Beyond Cure Autism

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cheerful boy

In late 2006, I was discussing with a lady from a special education school about autism treatment. Citing examples of cheerful and sociable autistic children (who apparently underwent early intervention programmes), she stated that if a child shows affection and interacts with people, this means that he is cured of autism.

I was rather taken aback by this superficial view. To me, autism is more than a set of (mis)behaviors. While it is possible to "normalize" the autistic behavior of autistic children (via medication, behavioral therapy and intensive social skills training), yet they will still operate with an autistic consciousness.

[No offense intended; this is just an illustration.] As an analogy, imagine a circus successfully training an ape to behave like a gentleman. But he is still an ape. He has ape instincts, thoughts and emotions. He can pretend to date a female human but he will only be interested in female apes. Hidden under human guises, the way he solves problems would still be that of how apes solve problems.


For instance, many people believe that theatre helps us understand other people. This sounds perfect for autistic children. However, acting will not have any effect on those who have yet to understand the concept of "self" and "human intentions ". How can they step into the character when they have no idea what is it like to "be a person" themselves?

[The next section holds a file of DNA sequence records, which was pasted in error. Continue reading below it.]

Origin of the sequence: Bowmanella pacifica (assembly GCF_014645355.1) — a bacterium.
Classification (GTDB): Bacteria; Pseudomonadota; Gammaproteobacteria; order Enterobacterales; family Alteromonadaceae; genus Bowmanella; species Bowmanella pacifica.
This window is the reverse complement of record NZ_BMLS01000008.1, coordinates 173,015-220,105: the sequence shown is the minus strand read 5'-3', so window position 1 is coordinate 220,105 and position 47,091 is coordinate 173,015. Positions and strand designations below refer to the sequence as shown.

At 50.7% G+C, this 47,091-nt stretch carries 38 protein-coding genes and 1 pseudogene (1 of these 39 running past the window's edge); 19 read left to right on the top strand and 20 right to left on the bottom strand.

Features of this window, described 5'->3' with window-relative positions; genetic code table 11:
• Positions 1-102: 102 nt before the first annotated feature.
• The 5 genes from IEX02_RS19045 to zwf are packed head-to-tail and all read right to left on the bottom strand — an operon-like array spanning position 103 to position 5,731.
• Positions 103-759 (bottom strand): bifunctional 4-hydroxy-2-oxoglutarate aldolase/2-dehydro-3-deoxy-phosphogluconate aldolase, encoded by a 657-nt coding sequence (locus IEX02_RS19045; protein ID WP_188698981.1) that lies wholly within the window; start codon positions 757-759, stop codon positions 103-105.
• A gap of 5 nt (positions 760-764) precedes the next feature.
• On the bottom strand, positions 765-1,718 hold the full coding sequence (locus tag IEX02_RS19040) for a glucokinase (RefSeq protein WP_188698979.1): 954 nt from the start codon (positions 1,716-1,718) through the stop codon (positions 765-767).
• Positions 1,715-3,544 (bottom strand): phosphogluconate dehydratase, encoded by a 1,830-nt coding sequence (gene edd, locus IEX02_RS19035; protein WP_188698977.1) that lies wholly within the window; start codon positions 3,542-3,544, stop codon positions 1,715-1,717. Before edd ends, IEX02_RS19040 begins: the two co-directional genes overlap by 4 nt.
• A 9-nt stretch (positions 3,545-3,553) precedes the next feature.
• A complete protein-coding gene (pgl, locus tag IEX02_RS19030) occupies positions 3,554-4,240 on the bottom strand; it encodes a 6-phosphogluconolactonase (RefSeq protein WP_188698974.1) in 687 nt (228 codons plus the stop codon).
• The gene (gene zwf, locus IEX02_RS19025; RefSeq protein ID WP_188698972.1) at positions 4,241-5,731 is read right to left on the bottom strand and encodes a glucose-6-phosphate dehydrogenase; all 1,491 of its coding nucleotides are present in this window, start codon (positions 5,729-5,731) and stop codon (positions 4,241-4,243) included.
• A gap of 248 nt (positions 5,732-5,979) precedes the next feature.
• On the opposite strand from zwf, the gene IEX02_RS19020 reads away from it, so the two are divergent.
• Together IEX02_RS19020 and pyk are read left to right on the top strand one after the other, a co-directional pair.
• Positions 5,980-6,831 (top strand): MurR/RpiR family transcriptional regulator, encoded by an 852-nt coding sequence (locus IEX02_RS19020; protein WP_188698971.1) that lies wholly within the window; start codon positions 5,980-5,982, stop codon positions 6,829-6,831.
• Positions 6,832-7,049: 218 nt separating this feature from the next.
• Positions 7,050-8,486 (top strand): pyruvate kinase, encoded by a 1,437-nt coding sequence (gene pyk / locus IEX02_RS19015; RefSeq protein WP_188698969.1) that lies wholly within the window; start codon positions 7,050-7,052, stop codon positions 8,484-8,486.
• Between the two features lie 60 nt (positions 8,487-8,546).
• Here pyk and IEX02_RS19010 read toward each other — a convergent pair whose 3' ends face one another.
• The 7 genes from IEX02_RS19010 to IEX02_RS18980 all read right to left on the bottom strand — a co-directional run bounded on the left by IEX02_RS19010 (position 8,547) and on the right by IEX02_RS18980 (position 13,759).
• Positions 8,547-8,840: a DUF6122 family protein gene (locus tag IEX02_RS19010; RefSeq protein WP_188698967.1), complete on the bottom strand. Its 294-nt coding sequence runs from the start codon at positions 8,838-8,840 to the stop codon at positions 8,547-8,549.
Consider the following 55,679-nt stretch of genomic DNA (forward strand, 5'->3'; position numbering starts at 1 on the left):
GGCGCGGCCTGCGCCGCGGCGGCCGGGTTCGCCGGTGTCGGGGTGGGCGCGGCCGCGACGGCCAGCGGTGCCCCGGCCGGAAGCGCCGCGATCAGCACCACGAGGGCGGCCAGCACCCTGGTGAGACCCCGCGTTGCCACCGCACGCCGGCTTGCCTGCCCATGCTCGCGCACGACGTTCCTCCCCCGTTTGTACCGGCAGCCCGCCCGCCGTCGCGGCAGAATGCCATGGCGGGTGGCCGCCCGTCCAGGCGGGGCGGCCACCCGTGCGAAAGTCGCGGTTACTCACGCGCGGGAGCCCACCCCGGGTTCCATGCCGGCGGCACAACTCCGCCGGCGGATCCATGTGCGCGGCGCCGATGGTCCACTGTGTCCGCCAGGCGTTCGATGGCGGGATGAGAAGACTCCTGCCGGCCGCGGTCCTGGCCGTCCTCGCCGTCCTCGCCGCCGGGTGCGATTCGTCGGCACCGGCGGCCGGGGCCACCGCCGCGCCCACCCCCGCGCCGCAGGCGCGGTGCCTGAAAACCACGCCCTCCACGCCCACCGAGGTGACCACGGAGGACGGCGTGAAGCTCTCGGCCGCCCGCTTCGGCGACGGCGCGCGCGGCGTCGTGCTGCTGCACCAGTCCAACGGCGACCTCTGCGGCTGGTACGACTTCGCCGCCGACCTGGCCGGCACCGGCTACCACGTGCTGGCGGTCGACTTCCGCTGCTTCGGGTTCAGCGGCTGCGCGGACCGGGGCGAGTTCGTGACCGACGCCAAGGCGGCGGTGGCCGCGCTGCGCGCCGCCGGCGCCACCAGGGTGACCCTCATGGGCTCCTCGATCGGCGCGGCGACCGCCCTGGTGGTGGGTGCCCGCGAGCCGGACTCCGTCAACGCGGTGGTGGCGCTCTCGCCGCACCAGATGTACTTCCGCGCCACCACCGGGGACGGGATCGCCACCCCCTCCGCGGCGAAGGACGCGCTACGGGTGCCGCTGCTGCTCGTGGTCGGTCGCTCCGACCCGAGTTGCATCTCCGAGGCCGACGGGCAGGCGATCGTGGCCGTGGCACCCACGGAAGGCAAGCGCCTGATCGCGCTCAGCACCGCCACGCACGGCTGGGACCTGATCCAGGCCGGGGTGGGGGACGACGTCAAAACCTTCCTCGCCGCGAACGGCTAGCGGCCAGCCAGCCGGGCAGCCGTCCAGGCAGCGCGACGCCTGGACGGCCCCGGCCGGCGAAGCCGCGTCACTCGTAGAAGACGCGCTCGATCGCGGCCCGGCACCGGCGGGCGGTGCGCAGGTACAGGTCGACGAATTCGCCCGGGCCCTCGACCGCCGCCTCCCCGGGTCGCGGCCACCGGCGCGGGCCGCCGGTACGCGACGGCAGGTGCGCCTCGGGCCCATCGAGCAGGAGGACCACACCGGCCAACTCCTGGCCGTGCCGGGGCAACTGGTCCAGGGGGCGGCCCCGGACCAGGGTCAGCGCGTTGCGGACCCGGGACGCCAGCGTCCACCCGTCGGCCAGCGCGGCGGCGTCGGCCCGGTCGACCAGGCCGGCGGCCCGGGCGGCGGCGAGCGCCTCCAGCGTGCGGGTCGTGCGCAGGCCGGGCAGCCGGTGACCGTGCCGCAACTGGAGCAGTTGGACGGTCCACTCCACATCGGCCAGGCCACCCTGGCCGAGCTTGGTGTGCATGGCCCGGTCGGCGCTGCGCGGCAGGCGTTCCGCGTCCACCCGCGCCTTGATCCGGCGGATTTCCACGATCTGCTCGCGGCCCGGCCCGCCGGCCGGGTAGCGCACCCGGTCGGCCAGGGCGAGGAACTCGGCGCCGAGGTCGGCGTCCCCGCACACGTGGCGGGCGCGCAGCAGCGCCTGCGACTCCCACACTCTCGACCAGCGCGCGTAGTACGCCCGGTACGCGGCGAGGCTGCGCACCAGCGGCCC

Yet autistics may be very good actors, because to them, theatre is a social dream come true. They are placed in surroundings that can only change according to plan, people who speak according to script. They are told exactly what to do and speak, down to the last gesture. There is no room for error or spontaneity and therefore no room for messing up the plan that they have painstakingly computed.

Unfortunately, instead of understanding the autistic consciousness as it is and creating social systems for autistics to contribute to our society, most people cannot help but see it as a disorder of the Neurotypical consciousness that must be corrected. Yet, measuring the success of a therapy using objective behavior is like measuring the success of a charity based on the amount of money it has raised, rather than how much its work has helped improve the lives of the needy.


The Solution

Albert Einstein once observed that we cannot solve a problem using the same frame of mind that created it. Instead, we must use a different frame of mind. A true "autism cure" goes beyond "being normal". It is about expanding the autistic consciousness to become compatible with NeuroTypical consciousness, and to some extent, vice-versa.

When we heal the divide between any two peoples, we come to realize that there is nothing wrong with anyone. Everyone is only doing the best they can from their own perspective and situation. What is wrong is our judgment of what we think the other party is about. Thus, I see my autism work as part of Humanity's evolution towards World Peace. Conversations with God, a series of books that have inspired me, told me that:

In every choice we only need to ask:
"Is this Who I Really Am? Is this who I now choose to be?"

When I ask that question, I find that...
I am not a functionally recovered autistic, just as I am not a computer expert. 

People may call me that.
And sometimes, for convenience, I may call myself that.
And to facilitate my life work, I may even ask others to call me that.

But these are not me.
I am more than that.

Autism is not my true work, just as computer programming is not my true career.
People do not know my true potential.
They do not know why I am here on Planet Earth.
And until the moment I accomplish my life work, many will continue to deny my potential.  
Then after that, they will continue to deny it for everyone else by saying that I am a special exception.

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When I say that I am a "functionally recovered autistic",